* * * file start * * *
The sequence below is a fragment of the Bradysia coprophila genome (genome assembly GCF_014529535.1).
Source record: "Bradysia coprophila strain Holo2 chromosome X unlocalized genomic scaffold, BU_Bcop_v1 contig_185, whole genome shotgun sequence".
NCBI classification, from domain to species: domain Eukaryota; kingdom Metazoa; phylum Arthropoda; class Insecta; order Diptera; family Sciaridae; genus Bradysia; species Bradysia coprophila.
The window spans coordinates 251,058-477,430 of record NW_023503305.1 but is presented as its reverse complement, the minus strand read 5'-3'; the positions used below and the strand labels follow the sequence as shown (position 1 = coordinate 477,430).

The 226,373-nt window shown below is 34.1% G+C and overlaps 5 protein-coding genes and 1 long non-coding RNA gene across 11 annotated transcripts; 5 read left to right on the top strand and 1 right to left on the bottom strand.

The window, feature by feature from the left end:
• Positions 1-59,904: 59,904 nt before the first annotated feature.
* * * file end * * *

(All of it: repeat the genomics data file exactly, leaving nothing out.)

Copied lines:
The sequence below is a fragment of the Bradysia coprophila genome (genome assembly GCF_014529535.1).
Source record: "Bradysia coprophila strain Holo2 chromosome X unlocalized genomic scaffold, BU_Bcop_v1 contig_185, whole genome shotgun sequence".
NCBI classification, from domain to species: domain Eukaryota; kingdom Metazoa; phylum Arthropoda; class Insecta; order Diptera; family Sciaridae; genus Bradysia; species Bradysia coprophila.
The window spans coordinates 251,058-477,430 of record NW_023503305.1 but is presented as its reverse complement, the minus strand read 5'-3'; the positions used below and the strand labels follow the sequence as shown (position 1 = coordinate 477,430).

The 226,373-nt window shown below is 34.1% G+C and overlaps 5 protein-coding genes and 1 long non-coding RNA gene across 11 annotated transcripts; 5 read left to right on the top strand and 1 right to left on the bottom strand.

The window, feature by feature from the left end:
• Positions 1-59,904: 59,904 nt before the first annotated feature.